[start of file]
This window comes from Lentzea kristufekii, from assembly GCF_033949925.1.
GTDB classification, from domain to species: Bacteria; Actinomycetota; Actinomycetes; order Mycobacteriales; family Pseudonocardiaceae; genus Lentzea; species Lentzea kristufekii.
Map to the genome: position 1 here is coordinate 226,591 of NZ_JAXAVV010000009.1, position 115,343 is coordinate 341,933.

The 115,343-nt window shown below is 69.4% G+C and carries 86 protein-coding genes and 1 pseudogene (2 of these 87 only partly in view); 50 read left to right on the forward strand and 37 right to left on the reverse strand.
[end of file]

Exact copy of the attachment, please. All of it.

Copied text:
This window comes from Lentzea kristufekii, from assembly GCF_033949925.1.
GTDB classification, from domain to species: Bacteria; Actinomycetota; Actinomycetes; order Mycobacteriales; family Pseudonocardiaceae; genus Lentzea; species Lentzea kristufekii.
Map to the genome: position 1 here is coordinate 226,591 of NZ_JAXAVV010000009.1, position 115,343 is coordinate 341,933.

The 115,343-nt window shown below is 69.4% G+C and carries 86 protein-coding genes and 1 pseudogene (2 of these 87 only partly in view); 50 read left to right on the forward strand and 37 right to left on the reverse strand.